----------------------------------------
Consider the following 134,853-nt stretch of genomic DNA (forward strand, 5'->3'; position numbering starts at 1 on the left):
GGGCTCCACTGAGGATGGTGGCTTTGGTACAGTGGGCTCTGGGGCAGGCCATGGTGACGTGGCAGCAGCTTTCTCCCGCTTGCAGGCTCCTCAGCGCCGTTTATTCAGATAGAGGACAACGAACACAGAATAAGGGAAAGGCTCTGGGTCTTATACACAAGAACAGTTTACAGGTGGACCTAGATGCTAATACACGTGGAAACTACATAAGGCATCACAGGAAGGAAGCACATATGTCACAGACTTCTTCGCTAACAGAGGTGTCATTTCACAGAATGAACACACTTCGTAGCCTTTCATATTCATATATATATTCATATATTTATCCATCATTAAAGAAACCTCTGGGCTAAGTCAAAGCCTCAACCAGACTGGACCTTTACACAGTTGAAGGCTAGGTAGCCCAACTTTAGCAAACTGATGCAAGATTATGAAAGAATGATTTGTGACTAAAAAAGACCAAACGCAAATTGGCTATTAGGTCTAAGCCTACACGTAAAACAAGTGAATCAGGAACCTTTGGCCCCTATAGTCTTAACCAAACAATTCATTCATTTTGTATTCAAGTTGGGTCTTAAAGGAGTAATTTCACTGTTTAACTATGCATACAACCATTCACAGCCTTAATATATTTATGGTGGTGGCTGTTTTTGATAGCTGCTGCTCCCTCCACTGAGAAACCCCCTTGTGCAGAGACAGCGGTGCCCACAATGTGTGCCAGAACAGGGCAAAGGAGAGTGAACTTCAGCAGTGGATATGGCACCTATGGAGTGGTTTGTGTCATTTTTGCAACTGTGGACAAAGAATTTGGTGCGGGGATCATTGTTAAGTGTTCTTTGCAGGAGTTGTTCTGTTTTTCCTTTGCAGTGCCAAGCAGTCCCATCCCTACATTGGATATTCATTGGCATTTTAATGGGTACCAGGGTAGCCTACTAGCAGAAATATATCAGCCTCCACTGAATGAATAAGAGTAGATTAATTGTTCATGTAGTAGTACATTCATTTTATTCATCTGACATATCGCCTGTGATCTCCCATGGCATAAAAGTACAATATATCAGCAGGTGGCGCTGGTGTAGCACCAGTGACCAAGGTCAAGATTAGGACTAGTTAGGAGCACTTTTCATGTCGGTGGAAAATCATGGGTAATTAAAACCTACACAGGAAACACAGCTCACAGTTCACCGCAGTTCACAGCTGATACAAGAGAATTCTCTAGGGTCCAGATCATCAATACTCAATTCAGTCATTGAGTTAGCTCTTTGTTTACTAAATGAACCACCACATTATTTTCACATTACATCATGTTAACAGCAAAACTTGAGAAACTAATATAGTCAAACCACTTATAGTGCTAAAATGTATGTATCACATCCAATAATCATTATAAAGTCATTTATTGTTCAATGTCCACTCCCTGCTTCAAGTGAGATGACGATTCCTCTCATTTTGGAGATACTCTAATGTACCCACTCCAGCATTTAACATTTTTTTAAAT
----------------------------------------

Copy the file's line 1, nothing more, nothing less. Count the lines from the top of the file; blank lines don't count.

Consider the following 134,853-nt stretch of genomic DNA (forward strand, 5'->3'; position numbering starts at 1 on the left):